Anglican Communion: Anxious Times
What are we learning about the Anglican Communion under the impact of the Covid-19 pandemic? This crisis has highlighted many unknowns, but some things do become clearer. Reactions to the unexpected are revealing.
Africa is likely to be the region that ends up suffering most. Although the death toll, at the time of writing, is much lower than that in the West, the impact on the region’s economy and food security will put growing millions at risk even if the disease itself is contained, and in East Africa the problem is being compounded by devastating and recurrent locust plagues.
In such circumstances it would be understandable if African Anglican leaders were majoring on the need for emergency aid and debt relief. While both are undeniably important, calling people back to a God-centred hope in the gospel has been of first importance. This is the context of all the subsequent advice being given on preventing contagion.
So, for example, Archbishop Ole Sapit of Kenya has said:
‘This Covid-19 pandemic has tested our faith uniquely. The world is in a major crisis never witnessed before. This pandemic reminds us that ultimately the world is not our home. Ultimately, we are not in charge, but we can boldly and gladly say that God is.’
And Archbishop Henry Ndukuba has encouraged Nigerians, saying:
‘Let Nigerians and Christians not be afraid; but rather let us turn to God in repentance and ask Him for mercy and His help, so that it can be well with us. Let us seek the Lord with all our heart, at such a time as this; because this is the time to seek Him, for it is written in His word that we should seek the Lord when He can be found, and this is the time that we can find God.’
In contrast, the response from the mother Church of the Communion seems decidedly thin. While the crisis has called forth bold and biblical responses in Africa, here that same anxious cultural accommodation we have seen over sexuality and gender issues has taken a new twist.
The predominant message has been the need for social distancing laced with resurrection-as-metaphor, which tends to be heard as little different from a gardener finding comfort in Spring flowers without the call to personal repentance and faith. In fact, the haste with which parish churches were literally locked down, even for their clergy, and the directive to clergy by the Archbishop-elect of York, Bishop Stephen Cottrell, that they should not even be at the bedside of the dying, are symptomatic of a Church which is increasingly disconnected from the biblical gospel and church history.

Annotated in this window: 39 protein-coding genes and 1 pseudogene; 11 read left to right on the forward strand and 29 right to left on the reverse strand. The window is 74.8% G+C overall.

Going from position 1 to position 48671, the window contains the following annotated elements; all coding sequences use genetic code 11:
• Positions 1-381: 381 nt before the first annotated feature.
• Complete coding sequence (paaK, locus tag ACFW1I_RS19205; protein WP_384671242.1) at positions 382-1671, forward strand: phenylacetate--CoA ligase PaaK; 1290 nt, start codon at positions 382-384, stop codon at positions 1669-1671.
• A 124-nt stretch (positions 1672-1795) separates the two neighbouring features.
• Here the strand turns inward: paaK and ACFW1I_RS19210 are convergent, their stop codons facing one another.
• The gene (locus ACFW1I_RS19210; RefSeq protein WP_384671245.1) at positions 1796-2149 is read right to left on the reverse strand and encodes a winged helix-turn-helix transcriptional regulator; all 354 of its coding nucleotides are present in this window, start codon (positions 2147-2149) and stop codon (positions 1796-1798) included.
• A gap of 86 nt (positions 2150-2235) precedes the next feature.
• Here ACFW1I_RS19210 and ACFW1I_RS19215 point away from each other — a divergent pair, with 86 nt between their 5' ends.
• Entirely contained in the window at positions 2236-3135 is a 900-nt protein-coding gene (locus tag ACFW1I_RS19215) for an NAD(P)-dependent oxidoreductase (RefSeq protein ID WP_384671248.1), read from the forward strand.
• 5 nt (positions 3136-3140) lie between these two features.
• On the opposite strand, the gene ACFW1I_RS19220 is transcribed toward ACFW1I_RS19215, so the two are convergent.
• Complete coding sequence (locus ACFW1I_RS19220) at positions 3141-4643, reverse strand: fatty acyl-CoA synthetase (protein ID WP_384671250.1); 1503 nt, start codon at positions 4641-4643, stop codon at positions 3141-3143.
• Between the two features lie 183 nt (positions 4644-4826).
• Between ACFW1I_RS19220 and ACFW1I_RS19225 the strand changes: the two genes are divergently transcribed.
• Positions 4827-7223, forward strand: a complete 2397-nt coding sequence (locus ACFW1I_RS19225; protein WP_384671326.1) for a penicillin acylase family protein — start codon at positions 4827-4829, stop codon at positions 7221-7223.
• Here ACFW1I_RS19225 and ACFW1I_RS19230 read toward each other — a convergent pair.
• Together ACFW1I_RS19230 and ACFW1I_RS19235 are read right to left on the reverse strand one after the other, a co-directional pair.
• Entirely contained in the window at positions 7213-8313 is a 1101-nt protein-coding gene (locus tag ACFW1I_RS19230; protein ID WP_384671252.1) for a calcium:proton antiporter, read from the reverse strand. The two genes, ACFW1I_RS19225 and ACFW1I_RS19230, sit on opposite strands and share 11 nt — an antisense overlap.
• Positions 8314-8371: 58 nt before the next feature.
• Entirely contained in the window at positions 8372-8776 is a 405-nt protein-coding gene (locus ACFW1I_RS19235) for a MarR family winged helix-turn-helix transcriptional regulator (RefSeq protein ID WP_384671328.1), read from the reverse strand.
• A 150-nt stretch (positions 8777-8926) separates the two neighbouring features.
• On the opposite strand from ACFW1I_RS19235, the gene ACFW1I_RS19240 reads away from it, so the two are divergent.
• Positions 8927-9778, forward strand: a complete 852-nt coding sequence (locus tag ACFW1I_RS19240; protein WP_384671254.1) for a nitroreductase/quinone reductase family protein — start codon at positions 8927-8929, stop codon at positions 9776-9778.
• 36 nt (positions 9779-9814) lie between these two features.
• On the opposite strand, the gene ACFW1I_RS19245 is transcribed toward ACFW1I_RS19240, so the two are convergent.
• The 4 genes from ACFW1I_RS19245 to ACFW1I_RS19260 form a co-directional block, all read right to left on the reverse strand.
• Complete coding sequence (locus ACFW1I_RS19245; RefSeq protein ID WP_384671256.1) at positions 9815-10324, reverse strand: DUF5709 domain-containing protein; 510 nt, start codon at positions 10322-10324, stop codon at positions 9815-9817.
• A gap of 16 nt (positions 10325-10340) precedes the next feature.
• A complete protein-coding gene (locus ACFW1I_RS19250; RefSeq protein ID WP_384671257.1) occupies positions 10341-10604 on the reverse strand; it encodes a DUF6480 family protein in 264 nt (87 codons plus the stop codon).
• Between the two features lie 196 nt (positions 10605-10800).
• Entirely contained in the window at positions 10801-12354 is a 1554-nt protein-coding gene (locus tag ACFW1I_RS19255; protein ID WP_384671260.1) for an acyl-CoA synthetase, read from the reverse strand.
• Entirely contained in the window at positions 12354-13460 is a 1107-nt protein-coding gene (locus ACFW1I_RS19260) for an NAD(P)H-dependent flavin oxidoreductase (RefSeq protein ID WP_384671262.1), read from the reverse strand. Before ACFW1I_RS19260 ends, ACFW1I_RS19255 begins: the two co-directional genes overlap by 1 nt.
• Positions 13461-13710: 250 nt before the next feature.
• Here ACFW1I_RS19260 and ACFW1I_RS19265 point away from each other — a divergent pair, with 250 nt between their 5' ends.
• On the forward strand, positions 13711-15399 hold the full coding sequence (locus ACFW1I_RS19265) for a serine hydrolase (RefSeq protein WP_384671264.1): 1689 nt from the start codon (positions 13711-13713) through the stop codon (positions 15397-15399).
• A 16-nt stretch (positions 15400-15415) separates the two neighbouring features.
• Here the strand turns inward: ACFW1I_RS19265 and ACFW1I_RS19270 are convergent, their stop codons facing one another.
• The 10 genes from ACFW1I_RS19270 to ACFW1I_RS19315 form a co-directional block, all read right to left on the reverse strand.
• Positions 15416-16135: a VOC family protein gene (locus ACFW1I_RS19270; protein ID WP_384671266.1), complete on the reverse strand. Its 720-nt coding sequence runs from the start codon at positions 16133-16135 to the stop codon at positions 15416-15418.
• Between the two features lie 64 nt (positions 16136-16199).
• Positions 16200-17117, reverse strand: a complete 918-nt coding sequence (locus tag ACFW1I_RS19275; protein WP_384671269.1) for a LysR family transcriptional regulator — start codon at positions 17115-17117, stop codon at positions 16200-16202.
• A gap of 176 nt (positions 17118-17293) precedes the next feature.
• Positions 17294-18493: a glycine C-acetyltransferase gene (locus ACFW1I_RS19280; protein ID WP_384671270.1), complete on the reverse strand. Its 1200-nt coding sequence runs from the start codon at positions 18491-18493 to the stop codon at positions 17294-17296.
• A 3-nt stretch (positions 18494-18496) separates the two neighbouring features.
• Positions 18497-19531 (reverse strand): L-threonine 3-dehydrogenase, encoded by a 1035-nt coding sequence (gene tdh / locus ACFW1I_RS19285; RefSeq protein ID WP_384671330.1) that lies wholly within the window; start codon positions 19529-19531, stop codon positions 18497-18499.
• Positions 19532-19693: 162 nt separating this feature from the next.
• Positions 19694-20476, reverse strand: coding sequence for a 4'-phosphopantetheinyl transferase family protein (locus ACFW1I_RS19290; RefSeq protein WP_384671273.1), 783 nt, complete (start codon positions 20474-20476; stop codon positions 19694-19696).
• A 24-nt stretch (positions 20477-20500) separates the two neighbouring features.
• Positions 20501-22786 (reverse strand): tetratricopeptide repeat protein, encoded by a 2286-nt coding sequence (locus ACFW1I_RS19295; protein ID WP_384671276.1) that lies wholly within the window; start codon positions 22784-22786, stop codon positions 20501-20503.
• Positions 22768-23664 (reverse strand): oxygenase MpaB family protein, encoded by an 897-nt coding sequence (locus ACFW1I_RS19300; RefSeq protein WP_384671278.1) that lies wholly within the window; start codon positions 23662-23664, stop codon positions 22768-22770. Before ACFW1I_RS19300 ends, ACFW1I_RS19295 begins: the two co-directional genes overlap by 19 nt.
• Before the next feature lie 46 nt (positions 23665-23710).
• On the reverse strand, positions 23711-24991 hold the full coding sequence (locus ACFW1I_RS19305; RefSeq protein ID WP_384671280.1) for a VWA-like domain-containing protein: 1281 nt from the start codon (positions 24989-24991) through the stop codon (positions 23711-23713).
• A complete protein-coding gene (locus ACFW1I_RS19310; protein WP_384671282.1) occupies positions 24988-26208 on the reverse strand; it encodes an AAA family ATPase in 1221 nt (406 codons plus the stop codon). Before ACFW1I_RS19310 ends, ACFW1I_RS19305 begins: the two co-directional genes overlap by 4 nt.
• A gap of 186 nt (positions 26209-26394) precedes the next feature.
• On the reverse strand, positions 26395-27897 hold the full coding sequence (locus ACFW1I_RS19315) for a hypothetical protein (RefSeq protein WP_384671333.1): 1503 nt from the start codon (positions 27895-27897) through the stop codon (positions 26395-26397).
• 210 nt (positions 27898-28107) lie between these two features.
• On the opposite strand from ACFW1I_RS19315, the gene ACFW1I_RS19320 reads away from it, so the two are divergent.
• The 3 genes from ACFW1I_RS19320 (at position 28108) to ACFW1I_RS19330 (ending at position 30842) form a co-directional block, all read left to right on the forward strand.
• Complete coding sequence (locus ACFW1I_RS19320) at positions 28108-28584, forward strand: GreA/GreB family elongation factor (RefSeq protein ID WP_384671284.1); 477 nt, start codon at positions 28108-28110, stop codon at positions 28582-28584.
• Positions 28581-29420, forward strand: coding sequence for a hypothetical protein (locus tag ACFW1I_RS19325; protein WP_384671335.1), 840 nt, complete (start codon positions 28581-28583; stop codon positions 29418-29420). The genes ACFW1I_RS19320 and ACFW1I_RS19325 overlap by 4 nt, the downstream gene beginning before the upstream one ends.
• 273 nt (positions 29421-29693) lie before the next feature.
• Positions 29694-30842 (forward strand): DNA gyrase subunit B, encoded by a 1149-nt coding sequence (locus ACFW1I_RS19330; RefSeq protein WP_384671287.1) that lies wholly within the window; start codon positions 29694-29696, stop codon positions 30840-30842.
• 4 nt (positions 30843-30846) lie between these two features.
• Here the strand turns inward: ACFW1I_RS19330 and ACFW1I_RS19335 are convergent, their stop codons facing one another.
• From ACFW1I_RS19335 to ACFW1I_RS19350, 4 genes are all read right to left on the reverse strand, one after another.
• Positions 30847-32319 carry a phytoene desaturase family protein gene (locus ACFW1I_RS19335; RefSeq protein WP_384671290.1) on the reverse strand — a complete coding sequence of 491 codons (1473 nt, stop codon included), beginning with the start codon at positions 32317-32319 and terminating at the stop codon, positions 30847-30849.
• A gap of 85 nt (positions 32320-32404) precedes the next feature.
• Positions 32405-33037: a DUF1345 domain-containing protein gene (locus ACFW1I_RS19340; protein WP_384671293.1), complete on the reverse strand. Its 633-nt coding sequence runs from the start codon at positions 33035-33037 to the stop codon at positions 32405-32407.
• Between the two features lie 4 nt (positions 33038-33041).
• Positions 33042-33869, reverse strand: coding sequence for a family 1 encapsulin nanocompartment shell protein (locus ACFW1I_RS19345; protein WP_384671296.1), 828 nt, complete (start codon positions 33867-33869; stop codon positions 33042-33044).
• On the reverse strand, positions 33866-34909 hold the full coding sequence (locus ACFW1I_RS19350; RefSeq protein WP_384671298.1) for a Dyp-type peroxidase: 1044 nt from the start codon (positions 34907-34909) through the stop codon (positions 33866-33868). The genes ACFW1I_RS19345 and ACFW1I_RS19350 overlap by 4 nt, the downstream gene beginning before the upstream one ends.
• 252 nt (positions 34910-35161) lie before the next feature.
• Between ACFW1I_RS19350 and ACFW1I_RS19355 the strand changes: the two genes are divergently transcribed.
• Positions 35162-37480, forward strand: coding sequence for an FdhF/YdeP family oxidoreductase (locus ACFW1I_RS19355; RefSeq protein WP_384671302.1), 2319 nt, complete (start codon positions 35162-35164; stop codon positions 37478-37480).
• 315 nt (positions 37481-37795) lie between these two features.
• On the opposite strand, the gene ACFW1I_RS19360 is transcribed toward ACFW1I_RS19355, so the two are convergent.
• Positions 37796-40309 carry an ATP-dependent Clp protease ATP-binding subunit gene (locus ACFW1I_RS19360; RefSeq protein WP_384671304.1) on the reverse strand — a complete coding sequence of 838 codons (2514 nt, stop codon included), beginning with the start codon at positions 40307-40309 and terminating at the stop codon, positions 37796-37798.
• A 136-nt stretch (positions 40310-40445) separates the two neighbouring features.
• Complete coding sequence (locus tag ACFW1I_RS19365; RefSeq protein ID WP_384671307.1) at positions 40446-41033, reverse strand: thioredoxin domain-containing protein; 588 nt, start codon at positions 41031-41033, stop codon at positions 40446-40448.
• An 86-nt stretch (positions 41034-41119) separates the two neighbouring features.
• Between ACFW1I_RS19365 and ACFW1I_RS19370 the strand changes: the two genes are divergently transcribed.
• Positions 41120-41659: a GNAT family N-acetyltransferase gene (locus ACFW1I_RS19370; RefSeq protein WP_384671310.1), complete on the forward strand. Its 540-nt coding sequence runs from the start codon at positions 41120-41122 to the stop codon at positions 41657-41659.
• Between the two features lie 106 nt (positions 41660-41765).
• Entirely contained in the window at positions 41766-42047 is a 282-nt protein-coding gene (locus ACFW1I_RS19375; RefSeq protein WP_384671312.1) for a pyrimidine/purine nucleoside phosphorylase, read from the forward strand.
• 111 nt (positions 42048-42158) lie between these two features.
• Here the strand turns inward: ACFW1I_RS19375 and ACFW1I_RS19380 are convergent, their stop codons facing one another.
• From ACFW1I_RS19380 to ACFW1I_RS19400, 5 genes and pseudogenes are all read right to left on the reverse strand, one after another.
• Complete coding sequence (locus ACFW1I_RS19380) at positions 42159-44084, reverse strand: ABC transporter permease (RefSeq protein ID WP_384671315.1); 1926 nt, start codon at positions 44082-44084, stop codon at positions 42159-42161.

This cultural anxiety means that the Church also tends to have the same blind spots as wider society. With the BBC’s news coverage suffering an abrupt contraction of horizon, being almost totally consumed by the domestic challenges of the pandemic, there is a pressing need to recognise and respond to the plight of millions in the wider Communion whose governments are far less equipped than ours to protect and care for their citizens. I doubt that African Anglicans are much impressed by the ringing of Canterbury Cathedral’s bell ‘Harry’ every evening for Covid-19 victims and frontline workers around the globe.
In a revealing final sentence, the press release about this ‘for the first in history’ initiative concludes with the reassurance: ‘The Cathedral’s bell “Harry” will be tolled remotely via a timer, so no staff will be present within the building.’ But we may wonder if the anxiety being dealt with here is more on the part of the writers rather than the readers.
Originally published in Evangelicals Now newspaper